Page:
> with current layouts (e.g. if an application's starting directory
> included a "json" subfolder containing json files rather than Python
> code, the consensus approach as posted by MvL would render the
> standard library's json module inaccessible)
> 3. Implicit package directories introduce ambiguity into filesystem layouts
> With the current Python package design, there is a clear 1:1 mapping
> between the filesystem layout and the module hierarchy. For example:
>    parent/  # This directory goes on sys.path
>        project/  # The "project" package
>            __init__.py  # Explicit package marker
>            code.py  # The "project.code" module
>            tests/  # The "project.tests" package
>                __init__.py  # Explicit package marker
>                test_code.py  # The "projects.tests.test_code" module
> Any explicit package directory approach will preserve this 1:1
> mapping. For example, under PEP 382:
>    parent/  # This directory goes on sys.path
>        project.pyp/  # The "project" package
>            code.py  # The "project.code" module
>            tests.pyp/  # The "project.tests" package
>                test_code.py  # The "projects.tests.test_code" module
> With implicit package directories, you can no longer tell purely from
> the code structure which directory is meant to be added to sys.path,
> as there are at least two valid mappings to the Python module
> hierarchy:
>    parent/  # This directory goes on sys.path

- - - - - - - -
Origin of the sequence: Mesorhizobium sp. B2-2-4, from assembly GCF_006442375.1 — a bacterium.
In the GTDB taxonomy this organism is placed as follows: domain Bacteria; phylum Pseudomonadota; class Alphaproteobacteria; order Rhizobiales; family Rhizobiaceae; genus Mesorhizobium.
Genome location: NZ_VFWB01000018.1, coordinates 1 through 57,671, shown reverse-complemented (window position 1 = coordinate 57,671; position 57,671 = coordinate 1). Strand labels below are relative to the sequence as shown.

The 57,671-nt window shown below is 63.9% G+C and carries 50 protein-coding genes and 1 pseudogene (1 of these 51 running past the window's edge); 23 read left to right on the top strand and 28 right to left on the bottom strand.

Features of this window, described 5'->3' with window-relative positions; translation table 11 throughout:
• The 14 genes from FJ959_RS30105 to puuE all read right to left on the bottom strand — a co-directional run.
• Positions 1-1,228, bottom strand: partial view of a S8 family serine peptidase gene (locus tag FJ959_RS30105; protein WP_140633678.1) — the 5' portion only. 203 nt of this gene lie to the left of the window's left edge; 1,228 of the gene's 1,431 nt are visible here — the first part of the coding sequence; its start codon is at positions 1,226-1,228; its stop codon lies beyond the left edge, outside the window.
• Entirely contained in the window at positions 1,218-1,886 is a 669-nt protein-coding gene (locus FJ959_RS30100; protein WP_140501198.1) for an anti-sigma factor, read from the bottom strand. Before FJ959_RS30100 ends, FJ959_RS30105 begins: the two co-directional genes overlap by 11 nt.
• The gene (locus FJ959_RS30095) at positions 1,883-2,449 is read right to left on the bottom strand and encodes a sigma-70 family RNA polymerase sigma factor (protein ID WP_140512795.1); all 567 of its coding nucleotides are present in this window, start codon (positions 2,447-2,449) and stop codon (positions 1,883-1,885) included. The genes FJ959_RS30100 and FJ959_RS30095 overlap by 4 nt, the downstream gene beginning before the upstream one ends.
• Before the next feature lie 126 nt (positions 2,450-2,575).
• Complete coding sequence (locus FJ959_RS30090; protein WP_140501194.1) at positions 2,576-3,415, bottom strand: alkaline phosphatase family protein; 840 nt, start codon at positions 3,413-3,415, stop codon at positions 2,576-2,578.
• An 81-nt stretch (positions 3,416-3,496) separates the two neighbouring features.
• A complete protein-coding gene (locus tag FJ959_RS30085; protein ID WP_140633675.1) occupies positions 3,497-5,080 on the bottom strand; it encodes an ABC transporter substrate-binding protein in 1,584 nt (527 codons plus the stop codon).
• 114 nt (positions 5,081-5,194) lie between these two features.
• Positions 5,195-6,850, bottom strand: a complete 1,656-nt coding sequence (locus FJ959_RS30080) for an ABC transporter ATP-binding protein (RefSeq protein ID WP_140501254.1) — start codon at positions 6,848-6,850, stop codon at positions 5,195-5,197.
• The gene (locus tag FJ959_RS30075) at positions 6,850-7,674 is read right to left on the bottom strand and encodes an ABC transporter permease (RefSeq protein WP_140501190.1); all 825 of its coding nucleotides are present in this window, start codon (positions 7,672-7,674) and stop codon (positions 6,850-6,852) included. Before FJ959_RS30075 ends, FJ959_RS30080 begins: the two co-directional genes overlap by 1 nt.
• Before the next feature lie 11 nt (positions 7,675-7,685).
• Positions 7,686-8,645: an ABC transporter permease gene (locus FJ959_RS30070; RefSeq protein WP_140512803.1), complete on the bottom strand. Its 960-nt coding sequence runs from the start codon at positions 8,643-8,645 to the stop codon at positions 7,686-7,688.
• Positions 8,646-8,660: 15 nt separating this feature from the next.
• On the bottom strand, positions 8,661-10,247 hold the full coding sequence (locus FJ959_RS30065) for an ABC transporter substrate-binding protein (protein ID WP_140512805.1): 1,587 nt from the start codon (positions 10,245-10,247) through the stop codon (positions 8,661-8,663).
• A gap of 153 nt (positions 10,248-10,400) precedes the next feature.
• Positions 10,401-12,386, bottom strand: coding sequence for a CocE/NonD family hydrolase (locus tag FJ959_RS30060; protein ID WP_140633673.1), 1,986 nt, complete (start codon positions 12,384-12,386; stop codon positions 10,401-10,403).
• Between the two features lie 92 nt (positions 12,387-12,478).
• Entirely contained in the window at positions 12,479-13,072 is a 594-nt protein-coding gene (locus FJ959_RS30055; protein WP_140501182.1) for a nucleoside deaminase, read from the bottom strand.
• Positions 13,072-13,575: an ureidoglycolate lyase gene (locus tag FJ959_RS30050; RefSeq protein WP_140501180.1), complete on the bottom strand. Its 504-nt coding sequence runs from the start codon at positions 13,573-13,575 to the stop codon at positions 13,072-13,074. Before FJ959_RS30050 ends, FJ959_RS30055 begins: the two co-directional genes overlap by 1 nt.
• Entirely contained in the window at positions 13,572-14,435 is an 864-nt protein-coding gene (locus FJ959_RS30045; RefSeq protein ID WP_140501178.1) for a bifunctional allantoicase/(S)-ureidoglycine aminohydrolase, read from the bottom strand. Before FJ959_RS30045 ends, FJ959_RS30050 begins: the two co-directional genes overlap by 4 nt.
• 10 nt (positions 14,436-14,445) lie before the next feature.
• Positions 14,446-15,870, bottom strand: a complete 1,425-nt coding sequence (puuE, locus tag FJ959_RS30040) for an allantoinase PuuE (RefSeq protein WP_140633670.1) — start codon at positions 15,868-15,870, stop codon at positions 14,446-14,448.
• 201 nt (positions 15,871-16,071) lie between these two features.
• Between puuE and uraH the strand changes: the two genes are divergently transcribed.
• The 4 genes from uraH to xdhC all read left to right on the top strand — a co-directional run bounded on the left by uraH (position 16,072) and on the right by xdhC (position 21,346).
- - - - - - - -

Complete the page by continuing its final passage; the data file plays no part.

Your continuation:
>        project/  # The "project" package
>            code.py  # The "project.code" module
>            tests/  # The "project.tests" package
>                test_code.py  # The "projects.tests.test_code" module
>    parent/
>        project/  # This directory goes on sys.path
>            code.py  # The "code" module
>            tests/  # The "tests" package
>                test_code.py  # The "tests.test_code" module
> What are implicit package directories buying us in exchange for this
> inevitable ambiguity? What can we do with them that can't be done with
> explicit package directories? And no, "Java does it that way" is not a
> valid argument.
> 4. Implicit package directories will permanently entrench current
> newbie-hostile behaviour in __main__
> It's a fact of life that Python beginners learn that they can do a
> quick sanity check on modules they're writing by including an "if
> __name__ == '__main__':" section at the end and doing one of 3 things:
> - run "python mymodule.py"
> - hit F5 (or the relevant hot key) in their IDE
> - double click the module in their filesystem browser